The Church in Ephesus: Had leadership very dedicated to accurate doctrine, but there had been radical decline in the amount of love being exhibited and the amount of good works being done. They were doing less for God than they had previously.

These two churches had polar opposite strengths and weaknesses!

After commending the Ephesian believers for their tenacious commitment to doctrinal purity, Jesus remarks, “But I have this complaint against you. You don’t love me or each other as you did at first! Look how far you have fallen! Turn back to me and do the works you did at first. If you don’t repent, I will come and remove your lampstand from its place among the churches” (Rev 2:4-5, NLT).

The church in Ephesus had right doctrine, but they had completely fallen down in the area of love and in carrying out the good works that love produces. As a general rule, good doctrine tends to produce good behavior, and as a general rule, bad doctrine tends to produce wrong behavior, but in this case, there was an unusual reversal of the norm.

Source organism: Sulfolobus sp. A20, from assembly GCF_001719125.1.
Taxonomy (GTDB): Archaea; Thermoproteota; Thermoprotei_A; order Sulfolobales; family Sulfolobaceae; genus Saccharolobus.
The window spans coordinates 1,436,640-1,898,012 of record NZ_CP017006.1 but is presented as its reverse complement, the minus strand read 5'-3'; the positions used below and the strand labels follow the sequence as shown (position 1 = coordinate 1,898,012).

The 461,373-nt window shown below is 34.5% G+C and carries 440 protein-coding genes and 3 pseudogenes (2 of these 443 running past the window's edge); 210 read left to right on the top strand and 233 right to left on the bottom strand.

What we learn from this is that Jesus was pleased to commend churches wherever they were doing well, but he insisted that churches correct what was wrong. He was not willing to tolerate the morally corrupting influence (doctrine) of Jezebel, and he was not willing to tolerate the lack of love and laziness of the Ephesians. He told both of them to repent!

How are you doing?

  • If you are rejecting false teaching and holding to strong doctrinal purity, you’re doing well where the Ephesians excelled. Jesus likes that!
  • If you are doing more for God than you’ve done in the past, and are exhibiting “constant improvement” in “your love, your faith, your service, and your patient endurance,” then you’re doing well where believers in Thyatira excelled. Jesus likes that!